You May Have A Right To Religious Accommodations
A person’s religious beliefs may strongly influence how people live, , what they eat or how they should dress, among other things. However, some forms of religious expressions may feel unwelcome in the workplace. In order to continue practicing religious beliefs, employees should be able to request workplace adjustments if necessary.
According to the law, employers must generally respect employees’ sincerely held religious beliefs and practices and prevent any form of discrimination based on such factors. Unless it would cause financial or administrative difficulties – an undue hardship – they must also provide reasonable accommodations for the employee to engage in these activities.
Religious practices include wearing or displaying religious objects, following dietary restrictions, praying and attending worship services.
You may be a victim of religious discrimination if your employer or coworkers force you to do something against your beliefs. It may also be unlawful to make offensive jokes and engage in other activities that foster a hostile work environment.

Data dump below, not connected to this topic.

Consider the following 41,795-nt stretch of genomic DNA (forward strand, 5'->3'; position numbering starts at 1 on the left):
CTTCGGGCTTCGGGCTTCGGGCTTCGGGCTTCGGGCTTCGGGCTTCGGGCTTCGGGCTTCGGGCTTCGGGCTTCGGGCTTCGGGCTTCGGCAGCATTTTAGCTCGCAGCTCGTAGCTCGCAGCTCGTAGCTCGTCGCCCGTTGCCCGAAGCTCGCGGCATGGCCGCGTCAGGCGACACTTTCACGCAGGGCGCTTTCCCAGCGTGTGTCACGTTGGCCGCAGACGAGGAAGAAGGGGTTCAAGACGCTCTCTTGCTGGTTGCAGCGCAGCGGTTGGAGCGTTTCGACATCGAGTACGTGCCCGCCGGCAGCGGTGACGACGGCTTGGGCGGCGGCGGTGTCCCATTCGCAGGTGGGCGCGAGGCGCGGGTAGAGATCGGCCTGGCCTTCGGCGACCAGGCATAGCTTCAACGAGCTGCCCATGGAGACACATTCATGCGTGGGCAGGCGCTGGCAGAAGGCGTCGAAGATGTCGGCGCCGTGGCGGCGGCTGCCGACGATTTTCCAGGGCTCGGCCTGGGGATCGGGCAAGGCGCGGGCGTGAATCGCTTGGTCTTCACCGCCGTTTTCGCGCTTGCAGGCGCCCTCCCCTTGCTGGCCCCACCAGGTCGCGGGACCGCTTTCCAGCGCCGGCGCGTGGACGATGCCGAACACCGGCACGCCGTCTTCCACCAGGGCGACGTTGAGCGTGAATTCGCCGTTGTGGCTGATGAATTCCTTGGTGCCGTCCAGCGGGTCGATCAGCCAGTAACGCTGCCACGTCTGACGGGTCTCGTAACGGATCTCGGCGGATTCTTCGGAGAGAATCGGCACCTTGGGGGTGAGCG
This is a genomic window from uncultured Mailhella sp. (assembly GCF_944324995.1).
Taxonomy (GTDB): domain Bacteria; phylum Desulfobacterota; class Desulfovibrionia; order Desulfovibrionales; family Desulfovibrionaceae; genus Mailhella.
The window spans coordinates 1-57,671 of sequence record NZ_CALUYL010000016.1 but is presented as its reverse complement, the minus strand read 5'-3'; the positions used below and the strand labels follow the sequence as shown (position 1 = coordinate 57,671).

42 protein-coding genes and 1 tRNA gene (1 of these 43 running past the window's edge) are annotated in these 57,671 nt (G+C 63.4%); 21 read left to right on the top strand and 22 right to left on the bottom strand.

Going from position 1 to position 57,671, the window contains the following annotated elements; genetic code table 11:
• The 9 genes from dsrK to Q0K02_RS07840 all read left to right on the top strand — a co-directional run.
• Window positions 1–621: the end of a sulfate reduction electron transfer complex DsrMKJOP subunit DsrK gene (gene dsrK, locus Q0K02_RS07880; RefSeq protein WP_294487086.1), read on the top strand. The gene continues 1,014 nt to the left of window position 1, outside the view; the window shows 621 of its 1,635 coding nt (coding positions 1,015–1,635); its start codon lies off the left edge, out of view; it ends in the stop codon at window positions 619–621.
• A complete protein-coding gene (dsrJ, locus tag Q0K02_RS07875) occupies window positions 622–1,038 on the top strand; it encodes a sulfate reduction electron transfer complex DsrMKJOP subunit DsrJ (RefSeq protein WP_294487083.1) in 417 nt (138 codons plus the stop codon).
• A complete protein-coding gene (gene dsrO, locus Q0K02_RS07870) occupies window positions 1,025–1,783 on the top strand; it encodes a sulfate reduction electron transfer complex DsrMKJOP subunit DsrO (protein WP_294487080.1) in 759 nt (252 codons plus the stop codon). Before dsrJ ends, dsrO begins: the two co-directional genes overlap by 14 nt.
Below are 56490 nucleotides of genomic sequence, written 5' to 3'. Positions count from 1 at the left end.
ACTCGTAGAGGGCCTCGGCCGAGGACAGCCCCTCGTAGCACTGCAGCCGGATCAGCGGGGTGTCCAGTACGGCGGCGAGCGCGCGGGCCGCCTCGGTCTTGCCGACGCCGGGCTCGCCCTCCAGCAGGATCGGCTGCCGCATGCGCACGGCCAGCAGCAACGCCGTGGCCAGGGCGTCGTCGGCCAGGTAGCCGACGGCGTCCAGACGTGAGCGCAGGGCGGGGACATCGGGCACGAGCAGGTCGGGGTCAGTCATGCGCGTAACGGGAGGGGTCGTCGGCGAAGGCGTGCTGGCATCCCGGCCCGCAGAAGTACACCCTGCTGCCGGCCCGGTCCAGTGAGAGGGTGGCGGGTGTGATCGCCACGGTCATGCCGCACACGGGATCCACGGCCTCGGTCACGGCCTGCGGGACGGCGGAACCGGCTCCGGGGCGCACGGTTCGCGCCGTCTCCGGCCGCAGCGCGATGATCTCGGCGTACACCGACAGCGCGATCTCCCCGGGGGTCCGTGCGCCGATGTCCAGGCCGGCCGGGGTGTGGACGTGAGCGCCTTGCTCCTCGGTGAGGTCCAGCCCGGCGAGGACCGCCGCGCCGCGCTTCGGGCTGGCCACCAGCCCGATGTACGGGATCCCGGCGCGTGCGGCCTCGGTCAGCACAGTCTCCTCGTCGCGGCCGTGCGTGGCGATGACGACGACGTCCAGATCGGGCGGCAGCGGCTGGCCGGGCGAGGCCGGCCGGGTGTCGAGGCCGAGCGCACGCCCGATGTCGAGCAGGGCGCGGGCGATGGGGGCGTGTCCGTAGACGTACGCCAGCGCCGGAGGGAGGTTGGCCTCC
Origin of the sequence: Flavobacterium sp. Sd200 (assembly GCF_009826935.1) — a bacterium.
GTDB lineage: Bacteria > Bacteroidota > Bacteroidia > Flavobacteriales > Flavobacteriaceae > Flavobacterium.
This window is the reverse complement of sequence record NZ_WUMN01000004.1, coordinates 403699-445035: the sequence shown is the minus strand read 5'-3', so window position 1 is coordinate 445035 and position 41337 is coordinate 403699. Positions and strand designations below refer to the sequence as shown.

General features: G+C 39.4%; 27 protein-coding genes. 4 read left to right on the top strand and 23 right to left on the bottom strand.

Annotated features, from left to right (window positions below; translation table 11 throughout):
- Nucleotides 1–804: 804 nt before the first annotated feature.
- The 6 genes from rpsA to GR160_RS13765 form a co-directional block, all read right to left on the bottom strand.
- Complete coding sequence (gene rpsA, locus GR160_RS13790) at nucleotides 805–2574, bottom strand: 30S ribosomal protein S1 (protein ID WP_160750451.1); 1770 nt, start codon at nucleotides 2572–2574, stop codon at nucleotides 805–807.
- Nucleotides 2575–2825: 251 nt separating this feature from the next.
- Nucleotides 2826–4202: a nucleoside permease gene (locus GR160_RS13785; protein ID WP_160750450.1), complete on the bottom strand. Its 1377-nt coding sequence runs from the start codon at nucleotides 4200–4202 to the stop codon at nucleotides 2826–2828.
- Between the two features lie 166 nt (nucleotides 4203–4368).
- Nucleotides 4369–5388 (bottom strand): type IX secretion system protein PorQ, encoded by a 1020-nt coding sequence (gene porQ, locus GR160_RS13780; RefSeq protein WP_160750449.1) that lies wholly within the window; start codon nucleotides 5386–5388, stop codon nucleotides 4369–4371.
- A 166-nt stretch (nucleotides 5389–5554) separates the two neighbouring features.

Religious workplace accommodations
While some businesses are guilty of discrimination in the workplace, others may be willing to make adjustments. Here are some workplace modifications you may consider asking your employer:
Flexible work schedule
Religious observance days may conflict with your work schedule. Check if your employer is amenable to staggered work hours, paid time off, flexible scheduling or shift swaps so you can make up for lost time.
Dress code and grooming exception
Many companies set standards for grooming and dressing in the workplace. However, you can ask for an exception if these policies conflict with your religious beliefs. Unless it would pose an undue hardship on your employer, not accommodating your request may be considered discrimination.
However, companies may continue to implement restrictions if there are health and safety concerns, especially if you work in health care, manufacturing, the hospitality industry, fire departments, or law enforcement.
Employers may be worried that religious practices, such as prayer or Bible studies, may disrupt other employees at work. You may ask your employer to designate a private area for observing religious practices.
Good employers should be open to these adjustments and provide their employees with a safe workplace free from harassment. If you are subjected to discrimination, you should report the matter to your supervisor or human resources. If your report receives no attention, you may contact the Equal Employment Opportunity Commission or a lawyer.